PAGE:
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NEEDHAM — Our collective memory of the past is always vulnerable to self-serving revisions, never more perniciously than when what’s at stake is the truth about a monstrous chapter of world history.

In Arlekin Players Theatre’s fascinating production of German playwright Marius van Mayenburg’s “The Stone,’’ the mind-bending scope of Nazi crimes is distilled to the 60-year story of a single house in Dresden that is wrested from its Jewish owners in 1935 by a young German couple.

The usurpers then proceed to construct a myth about the episode that doesn’t just exonerate them from guilt, but even paints them as having heroically helped Jews escape the Nazis and then being subjected to a large stone hurled through their window in reprisal. That lie is passed down the generations until the truth is finally excavated.

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“The Stone’’ is a winding journey across historical epochs toward a kind of justice that is staged with clockwork movement, ingenious design, and a spellbinding theatricality by Arlekin Players Theatre, all of which help sustain the play through a number of opaque and obscure sequences.

A Russian troupe of immigrants that was founded 10 years ago and is led by artistic director Igor Golyak, Arlekin was the force behind one of last year’s highlights in Boston theater: a Golyak-directed production of Mikhail Bulgakov’s “A Dead Man’s Diary: A Theatrical Novel.’’ The artistic director is at the helm again for “The Stone,’’ which Arlekin staged earlier this year in Russian and is now presenting in English.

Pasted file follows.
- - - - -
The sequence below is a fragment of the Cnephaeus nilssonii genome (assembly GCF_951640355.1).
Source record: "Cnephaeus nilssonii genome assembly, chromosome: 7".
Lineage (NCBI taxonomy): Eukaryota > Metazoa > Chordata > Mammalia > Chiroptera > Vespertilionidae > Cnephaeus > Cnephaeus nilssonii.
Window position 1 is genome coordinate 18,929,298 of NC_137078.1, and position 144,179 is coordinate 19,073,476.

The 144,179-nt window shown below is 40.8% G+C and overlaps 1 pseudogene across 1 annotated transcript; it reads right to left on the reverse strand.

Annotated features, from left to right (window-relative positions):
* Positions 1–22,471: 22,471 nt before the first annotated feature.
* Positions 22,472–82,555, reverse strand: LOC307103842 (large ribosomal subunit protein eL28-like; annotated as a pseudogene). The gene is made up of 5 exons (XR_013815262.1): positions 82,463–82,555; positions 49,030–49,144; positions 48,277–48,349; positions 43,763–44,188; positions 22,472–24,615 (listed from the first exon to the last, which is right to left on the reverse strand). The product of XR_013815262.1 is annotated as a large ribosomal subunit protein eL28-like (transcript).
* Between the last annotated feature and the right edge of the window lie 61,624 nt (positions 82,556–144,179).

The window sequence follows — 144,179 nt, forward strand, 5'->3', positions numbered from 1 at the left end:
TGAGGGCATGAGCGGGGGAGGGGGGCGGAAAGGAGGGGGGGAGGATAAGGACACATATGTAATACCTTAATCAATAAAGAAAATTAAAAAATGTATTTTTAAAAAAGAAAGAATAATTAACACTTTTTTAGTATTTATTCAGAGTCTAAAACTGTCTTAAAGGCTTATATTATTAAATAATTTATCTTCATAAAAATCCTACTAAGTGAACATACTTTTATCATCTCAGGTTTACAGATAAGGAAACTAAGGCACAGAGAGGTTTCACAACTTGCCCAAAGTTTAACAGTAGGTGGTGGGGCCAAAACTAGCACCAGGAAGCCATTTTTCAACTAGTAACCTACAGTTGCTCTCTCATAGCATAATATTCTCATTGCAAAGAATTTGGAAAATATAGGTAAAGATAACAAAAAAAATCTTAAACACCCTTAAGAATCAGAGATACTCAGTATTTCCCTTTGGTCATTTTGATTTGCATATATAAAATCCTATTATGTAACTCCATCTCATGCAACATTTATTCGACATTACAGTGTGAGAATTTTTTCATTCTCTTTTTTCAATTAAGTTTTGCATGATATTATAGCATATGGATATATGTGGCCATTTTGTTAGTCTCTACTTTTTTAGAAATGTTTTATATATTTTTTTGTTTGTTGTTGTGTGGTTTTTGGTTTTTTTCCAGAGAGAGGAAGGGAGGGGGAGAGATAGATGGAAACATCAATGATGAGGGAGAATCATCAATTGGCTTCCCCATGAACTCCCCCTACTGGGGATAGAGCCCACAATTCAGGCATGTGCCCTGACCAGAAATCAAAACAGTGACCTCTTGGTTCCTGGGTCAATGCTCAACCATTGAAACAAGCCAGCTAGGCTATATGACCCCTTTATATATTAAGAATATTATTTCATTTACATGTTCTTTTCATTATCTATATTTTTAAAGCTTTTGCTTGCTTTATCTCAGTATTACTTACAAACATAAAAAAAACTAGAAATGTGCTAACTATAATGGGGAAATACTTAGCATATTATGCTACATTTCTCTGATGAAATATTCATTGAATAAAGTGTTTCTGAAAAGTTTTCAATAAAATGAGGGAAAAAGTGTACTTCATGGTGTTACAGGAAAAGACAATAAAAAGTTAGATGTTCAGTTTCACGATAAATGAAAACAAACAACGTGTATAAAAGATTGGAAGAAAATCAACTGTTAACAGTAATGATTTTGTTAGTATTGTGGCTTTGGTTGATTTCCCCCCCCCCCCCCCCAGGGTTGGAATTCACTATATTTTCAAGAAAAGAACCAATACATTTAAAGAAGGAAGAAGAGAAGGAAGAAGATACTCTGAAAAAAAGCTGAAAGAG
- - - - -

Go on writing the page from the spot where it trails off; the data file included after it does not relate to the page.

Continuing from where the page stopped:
While neither playwright Mayenburg nor director Golyak appear to have much interest in making things easy for the audience, “The Stone’’ reveals itself layer by absorbing layer as the play jumps around in time in nonlinear fashion, making stops in 1945, 1953, 1978, and 1993 while returning again and again to the play’s original sin — that prewar moment of dispossession — which occurs as the persecution of Jews is well underway in Germany.

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That moment is framed as an encounter between the two wives of the home-buying and -selling families: canny, self-justifying Witha (subtly and indelibly portrayed by Darya Denisova, who is the standout in a uniformly fine cast of eight) and stony-faced, eerily still Mieze (Rimma Gluzman, in an exceptionally disciplined performance). With a cold fury icing every word she speaks, Mieze lets Witha know exactly what she thinks of her, as Witha and her husband, Wolfgang (David Gamarnik), tighten the vise of “negotiations’’ on the Jewish family, knowing they have no way to prevent being displaced from their home.

As with “A Dead Man’s Diary,’’ the audience at “The Stone’’ is grouped around a rectangular playing space. Scenic designer David R. Gammons outdoes himself in his artful use of that space, which is packed with black earth. Out of one end juts a red velvet chair; out of the other, an upright piano, some of its keys covered in dirt. Also begrimed are the lower extremities of the white costumes worn by the cast (costume design is by Nastya Bugaeva).

The actors often sit or lie on the earth, sometimes with their backs to one another, or move in precisely synchronized, rapid motions, while music composed by Jakov Jakoulov saturates the production with pulsing, hammering chords. Jakoulov’s score is a vital and singular creation. So, clearly, is the Arlekin Players Theatre.

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THE STONE

Play by Marius von Mayenburg

Directed by Igor Golyak

Presented by Arlekin Players Theatre. At 368 Hillside Ave., Needham. Through Sept. 29. Tickets $45-$65. 617-942-0022, www.arlekinplayers.com


Don Aucoin can be reached at aucoin@globe.com. Follow him on Twitter @GlobeAucoin.